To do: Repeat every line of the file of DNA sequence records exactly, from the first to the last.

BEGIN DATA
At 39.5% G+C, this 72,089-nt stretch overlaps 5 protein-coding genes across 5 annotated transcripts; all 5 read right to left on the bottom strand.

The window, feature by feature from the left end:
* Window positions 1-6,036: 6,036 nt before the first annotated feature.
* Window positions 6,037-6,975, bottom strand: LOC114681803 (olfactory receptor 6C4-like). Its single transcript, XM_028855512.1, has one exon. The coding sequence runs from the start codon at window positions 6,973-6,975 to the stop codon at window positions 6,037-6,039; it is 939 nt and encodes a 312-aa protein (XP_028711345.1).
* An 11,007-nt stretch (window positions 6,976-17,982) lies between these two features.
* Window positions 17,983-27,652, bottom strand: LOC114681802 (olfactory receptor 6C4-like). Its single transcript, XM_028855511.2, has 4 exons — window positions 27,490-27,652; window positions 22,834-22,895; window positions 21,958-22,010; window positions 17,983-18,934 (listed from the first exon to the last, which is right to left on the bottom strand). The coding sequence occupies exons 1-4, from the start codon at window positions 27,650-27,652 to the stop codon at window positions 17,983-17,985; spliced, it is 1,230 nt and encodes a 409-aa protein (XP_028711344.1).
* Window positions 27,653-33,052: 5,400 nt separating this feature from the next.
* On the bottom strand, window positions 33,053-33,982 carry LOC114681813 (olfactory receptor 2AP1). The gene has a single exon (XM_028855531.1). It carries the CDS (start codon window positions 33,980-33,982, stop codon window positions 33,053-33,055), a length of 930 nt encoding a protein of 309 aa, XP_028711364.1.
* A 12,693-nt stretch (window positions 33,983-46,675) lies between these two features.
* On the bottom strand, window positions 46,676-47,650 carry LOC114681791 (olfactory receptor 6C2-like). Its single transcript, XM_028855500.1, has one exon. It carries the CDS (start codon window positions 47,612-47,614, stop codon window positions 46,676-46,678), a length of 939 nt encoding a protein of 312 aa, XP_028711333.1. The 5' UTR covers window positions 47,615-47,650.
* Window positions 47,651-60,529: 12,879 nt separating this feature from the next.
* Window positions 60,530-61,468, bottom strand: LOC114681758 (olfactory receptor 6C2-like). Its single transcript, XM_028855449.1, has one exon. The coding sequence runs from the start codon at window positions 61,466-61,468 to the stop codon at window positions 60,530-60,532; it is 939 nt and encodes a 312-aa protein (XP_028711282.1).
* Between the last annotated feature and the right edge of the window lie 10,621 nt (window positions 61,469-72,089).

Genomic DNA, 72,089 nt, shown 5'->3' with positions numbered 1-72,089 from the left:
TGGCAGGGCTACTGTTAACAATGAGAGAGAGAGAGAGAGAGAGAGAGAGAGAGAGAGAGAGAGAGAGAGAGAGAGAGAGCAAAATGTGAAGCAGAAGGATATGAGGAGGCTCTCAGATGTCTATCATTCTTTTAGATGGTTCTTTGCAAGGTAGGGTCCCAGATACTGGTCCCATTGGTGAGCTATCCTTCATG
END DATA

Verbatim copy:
At 39.5% G+C, this 72,089-nt stretch overlaps 5 protein-coding genes across 5 annotated transcripts; all 5 read right to left on the bottom strand.

The window, feature by feature from the left end:
* Window positions 1-6,036: 6,036 nt before the first annotated feature.
* Window positions 6,037-6,975, bottom strand: LOC114681803 (olfactory receptor 6C4-like). Its single transcript, XM_028855512.1, has one exon. The coding sequence runs from the start codon at window positions 6,973-6,975 to the stop codon at window positions 6,037-6,039; it is 939 nt and encodes a 312-aa protein (XP_028711345.1).
* An 11,007-nt stretch (window positions 6,976-17,982) lies between these two features.
* Window positions 17,983-27,652, bottom strand: LOC114681802 (olfactory receptor 6C4-like). Its single transcript, XM_028855511.2, has 4 exons — window positions 27,490-27,652; window positions 22,834-22,895; window positions 21,958-22,010; window positions 17,983-18,934 (listed from the first exon to the last, which is right to left on the bottom strand). The coding sequence occupies exons 1-4, from the start codon at window positions 27,650-27,652 to the stop codon at window positions 17,983-17,985; spliced, it is 1,230 nt and encodes a 409-aa protein (XP_028711344.1).
* Window positions 27,653-33,052: 5,400 nt separating this feature from the next.
* On the bottom strand, window positions 33,053-33,982 carry LOC114681813 (olfactory receptor 2AP1). The gene has a single exon (XM_028855531.1). It carries the CDS (start codon window positions 33,980-33,982, stop codon window positions 33,053-33,055), a length of 930 nt encoding a protein of 309 aa, XP_028711364.1.
* A 12,693-nt stretch (window positions 33,983-46,675) lies between these two features.
* On the bottom strand, window positions 46,676-47,650 carry LOC114681791 (olfactory receptor 6C2-like). Its single transcript, XM_028855500.1, has one exon. It carries the CDS (start codon window positions 47,612-47,614, stop codon window positions 46,676-46,678), a length of 939 nt encoding a protein of 312 aa, XP_028711333.1. The 5' UTR covers window positions 47,615-47,650.
* Window positions 47,651-60,529: 12,879 nt separating this feature from the next.
* Window positions 60,530-61,468, bottom strand: LOC114681758 (olfactory receptor 6C2-like). Its single transcript, XM_028855449.1, has one exon. The coding sequence runs from the start codon at window positions 61,466-61,468 to the stop codon at window positions 60,530-60,532; it is 939 nt and encodes a 312-aa protein (XP_028711282.1).
* Between the last annotated feature and the right edge of the window lie 10,621 nt (window positions 61,469-72,089).

Genomic DNA, 72,089 nt, shown 5'->3' with positions numbered 1-72,089 from the left:
TGGCAGGGCTACTGTTAACAATGAGAGAGAGAGAGAGAGAGAGAGAGAGAGAGAGAGAGAGAGAGAGAGAGAGAGAGAGCAAAATGTGAAGCAGAAGGATATGAGGAGGCTCTCAGATGTCTATCATTCTTTTAGATGGTTCTTTGCAAGGTAGGGTCCCAGATACTGGTCCCATTGGTGAGCTATCCTTCATG